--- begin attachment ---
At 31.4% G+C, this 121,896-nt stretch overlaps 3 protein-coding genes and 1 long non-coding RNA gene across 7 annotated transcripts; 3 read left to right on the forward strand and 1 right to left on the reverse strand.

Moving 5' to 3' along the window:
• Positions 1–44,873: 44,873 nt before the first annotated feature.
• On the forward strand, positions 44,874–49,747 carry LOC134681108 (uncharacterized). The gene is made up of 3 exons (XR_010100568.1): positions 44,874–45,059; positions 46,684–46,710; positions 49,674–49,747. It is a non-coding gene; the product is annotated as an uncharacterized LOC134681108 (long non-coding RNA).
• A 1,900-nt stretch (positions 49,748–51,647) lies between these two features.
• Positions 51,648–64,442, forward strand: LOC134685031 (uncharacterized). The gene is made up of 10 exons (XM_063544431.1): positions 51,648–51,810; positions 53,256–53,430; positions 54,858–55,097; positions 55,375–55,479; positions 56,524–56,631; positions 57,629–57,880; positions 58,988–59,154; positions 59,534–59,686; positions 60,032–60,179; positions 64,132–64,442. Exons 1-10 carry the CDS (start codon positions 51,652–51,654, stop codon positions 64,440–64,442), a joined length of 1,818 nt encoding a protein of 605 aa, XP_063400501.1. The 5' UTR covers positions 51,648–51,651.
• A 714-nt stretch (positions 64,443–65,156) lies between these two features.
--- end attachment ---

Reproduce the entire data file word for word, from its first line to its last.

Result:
At 31.4% G+C, this 121,896-nt stretch overlaps 3 protein-coding genes and 1 long non-coding RNA gene across 7 annotated transcripts; 3 read left to right on the forward strand and 1 right to left on the reverse strand.

Moving 5' to 3' along the window:
• Positions 1–44,873: 44,873 nt before the first annotated feature.
• On the forward strand, positions 44,874–49,747 carry LOC134681108 (uncharacterized). The gene is made up of 3 exons (XR_010100568.1): positions 44,874–45,059; positions 46,684–46,710; positions 49,674–49,747. It is a non-coding gene; the product is annotated as an uncharacterized LOC134681108 (long non-coding RNA).
• A 1,900-nt stretch (positions 49,748–51,647) lies between these two features.
• Positions 51,648–64,442, forward strand: LOC134685031 (uncharacterized). The gene is made up of 10 exons (XM_063544431.1): positions 51,648–51,810; positions 53,256–53,430; positions 54,858–55,097; positions 55,375–55,479; positions 56,524–56,631; positions 57,629–57,880; positions 58,988–59,154; positions 59,534–59,686; positions 60,032–60,179; positions 64,132–64,442. Exons 1-10 carry the CDS (start codon positions 51,652–51,654, stop codon positions 64,440–64,442), a joined length of 1,818 nt encoding a protein of 605 aa, XP_063400501.1. The 5' UTR covers positions 51,648–51,651.
• A 714-nt stretch (positions 64,443–65,156) lies between these two features.